[32] This new technology would allow the body to “regrow” organs rather than have a foreign organ transplanted into the body.  See Sarah A. Webster, New Hope for Sick Children: $1M Gift Launches Blood Cell Center: Karmanos Cancer Institute Will Store Stem Cells that Fight Minority Diseases, The Detroit News, December 9, 1999, at A1 (Potentially thousands of children with blood diseases could be helped if the supply of cord blood is increased).  However, Webster notes because umbilical cords contain only about six tablespoons of stem cells, children are the only candidates for such donations.  Doctors need a certain number of stem cells for the weight of the patient.  About 800 pediatric patients worldwide have received transplants of cord blood stem cells.

[33] For an explanation of xenotransplantation, see Jack M. Kress, Xenotransplantation: Ethics and Economics, 53 Food Drug L.J. 353 (1998).  Kress discusses xenotransplantation, noting that “[f]or the [Department of Health and Human Services], ‘xenotransplantation’ refers to any procedure that involves the use of live cells, tissues, or organs from a non-human animal source, that are injected, implanted, or transplanted into a human being.”  Id. at 354.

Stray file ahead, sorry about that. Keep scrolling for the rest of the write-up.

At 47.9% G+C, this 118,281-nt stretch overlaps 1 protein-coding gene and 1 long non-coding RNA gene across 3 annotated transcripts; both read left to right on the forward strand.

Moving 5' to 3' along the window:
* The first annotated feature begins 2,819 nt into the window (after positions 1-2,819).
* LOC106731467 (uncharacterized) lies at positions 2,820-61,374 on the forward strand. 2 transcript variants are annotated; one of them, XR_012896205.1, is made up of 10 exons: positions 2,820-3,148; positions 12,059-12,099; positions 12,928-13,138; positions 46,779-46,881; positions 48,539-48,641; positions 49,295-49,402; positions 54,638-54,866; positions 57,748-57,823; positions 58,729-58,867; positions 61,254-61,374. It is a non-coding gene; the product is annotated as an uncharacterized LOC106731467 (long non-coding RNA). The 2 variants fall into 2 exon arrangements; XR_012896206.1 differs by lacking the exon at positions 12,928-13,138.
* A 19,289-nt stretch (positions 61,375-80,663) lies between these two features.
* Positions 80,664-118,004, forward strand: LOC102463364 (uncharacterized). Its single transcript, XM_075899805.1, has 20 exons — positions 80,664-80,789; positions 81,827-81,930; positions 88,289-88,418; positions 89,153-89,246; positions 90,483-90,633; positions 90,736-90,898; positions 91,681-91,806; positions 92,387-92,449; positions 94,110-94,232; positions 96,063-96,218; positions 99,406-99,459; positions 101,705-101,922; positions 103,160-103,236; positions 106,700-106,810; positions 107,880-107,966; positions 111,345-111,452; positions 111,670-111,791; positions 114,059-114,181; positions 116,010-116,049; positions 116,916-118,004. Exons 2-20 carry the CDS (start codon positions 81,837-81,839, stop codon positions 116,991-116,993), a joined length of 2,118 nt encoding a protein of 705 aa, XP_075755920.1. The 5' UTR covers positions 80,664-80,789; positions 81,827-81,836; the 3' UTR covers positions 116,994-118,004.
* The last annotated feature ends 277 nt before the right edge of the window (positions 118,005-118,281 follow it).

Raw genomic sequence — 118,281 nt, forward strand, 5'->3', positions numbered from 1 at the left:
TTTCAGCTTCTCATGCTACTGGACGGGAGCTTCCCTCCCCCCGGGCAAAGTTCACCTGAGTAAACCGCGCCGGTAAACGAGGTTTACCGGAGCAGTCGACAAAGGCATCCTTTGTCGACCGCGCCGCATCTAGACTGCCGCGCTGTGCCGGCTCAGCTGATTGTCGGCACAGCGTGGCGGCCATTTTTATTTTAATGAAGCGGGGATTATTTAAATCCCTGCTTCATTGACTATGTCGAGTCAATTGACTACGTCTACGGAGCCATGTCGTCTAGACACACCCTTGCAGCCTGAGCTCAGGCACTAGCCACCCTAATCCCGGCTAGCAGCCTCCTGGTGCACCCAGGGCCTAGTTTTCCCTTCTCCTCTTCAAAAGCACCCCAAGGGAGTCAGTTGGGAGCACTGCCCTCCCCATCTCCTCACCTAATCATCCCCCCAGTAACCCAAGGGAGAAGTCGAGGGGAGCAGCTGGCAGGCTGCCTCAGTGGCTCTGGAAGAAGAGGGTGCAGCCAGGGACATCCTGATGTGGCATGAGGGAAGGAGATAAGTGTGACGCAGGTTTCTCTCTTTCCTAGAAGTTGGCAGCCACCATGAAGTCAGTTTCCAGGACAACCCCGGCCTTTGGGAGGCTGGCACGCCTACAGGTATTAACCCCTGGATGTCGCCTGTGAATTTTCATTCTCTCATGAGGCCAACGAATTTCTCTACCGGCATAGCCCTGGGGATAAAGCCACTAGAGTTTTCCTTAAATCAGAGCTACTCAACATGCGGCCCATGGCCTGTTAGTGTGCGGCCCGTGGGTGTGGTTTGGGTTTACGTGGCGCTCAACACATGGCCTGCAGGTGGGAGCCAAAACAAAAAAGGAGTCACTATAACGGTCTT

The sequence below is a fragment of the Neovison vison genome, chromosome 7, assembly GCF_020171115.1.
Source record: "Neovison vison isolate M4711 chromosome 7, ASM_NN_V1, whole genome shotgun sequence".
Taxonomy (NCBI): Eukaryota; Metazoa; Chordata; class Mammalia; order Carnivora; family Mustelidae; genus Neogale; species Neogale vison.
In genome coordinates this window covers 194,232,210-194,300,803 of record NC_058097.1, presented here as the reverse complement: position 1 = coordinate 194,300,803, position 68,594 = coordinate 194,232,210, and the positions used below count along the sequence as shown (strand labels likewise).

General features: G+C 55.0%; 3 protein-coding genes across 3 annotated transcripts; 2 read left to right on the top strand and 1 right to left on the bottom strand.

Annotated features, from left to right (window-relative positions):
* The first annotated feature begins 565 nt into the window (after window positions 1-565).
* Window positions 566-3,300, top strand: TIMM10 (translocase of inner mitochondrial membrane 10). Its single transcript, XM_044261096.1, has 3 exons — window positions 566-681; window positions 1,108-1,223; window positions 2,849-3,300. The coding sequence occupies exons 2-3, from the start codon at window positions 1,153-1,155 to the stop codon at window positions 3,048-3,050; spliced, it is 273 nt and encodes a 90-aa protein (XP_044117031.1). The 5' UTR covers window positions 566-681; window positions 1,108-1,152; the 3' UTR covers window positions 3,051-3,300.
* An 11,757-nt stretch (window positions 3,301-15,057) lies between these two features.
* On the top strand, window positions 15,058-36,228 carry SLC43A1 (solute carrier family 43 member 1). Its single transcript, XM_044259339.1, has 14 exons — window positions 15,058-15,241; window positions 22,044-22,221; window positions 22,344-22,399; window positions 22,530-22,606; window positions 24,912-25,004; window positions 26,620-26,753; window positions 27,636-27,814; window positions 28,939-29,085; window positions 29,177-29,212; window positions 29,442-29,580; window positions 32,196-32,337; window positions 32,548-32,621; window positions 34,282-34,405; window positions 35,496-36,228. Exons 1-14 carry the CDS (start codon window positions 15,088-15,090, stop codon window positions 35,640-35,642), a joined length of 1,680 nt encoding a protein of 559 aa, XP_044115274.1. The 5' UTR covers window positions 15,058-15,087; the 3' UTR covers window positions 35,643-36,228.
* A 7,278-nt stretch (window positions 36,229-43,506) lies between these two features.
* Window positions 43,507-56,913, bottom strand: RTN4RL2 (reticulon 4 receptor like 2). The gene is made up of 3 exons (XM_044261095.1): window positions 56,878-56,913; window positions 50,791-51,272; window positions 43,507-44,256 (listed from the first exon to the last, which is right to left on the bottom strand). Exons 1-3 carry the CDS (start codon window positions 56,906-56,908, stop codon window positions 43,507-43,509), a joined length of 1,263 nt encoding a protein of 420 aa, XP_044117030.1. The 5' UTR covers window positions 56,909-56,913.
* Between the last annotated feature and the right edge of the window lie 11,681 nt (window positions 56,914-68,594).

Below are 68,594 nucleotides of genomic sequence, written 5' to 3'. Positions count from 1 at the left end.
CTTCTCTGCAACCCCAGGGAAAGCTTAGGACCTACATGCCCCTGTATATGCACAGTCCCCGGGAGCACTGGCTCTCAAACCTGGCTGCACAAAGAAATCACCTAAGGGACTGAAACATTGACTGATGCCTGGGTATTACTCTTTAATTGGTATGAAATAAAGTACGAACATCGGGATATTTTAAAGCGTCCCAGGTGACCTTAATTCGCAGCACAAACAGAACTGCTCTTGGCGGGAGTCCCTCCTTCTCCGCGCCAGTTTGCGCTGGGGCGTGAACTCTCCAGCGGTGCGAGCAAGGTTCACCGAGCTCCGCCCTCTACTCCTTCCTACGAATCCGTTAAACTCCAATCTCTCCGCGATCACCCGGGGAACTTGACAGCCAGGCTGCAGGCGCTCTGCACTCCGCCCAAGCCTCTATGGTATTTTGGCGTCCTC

[34] Organ Allocation: A National Roundup, Am. Health Line, August 11, 1999 (noting the paradox between Americans’ claim to support organ donation and the lower actual consent rates); The Gallup Organization, Inc., THE AMERICAN PUBLIC'S ATTITUDES TOWARD ORGAN DONATION AND TRANSPLANTATION, Feb.1993 available at http://www.transweb.org/reference/articles/gallup_survey/gallup_chap1.html; http://www.transweb.org/reference/articles/gallup_survey/gallup_chap3.html.

[35] Norma Adams-Wade, A Life-Giving Change; Officials Hope Rule Boosts Minorities’ Organ Donations, Dallas Morn. News, November 29, 1999, at 17A.

[36] See infra notes, 39-40.

[37] Barbara Noah, Racial Disparities in The Delivery of Health Care, 35 San Diego L. Rev. 135 (1998).  Noah argues that “the role that conscious or unconscious racial bias may play in the health care context has, by comparison, attracted comparatively little public attention.”  Id. at 137.

[38] Id.  See generally Vernellia R. Randall, Slavery, Segregation and Racism: Trusting the Health Care System Ain’t Always Easy! An African American Perspective on Bioethics, 15 St. Louis U. Pub. L. Rev. 191 (1996).  Professor Randall’s research examines the intersection of race, law and medicine.  She comments on historical and contemporary uses of racism as an institutional construct that limits African American access to healthcare and life-saving treatments.  She also points to the need for greater inclusion and visibility of people of color in the study of the intersection of medicine and law.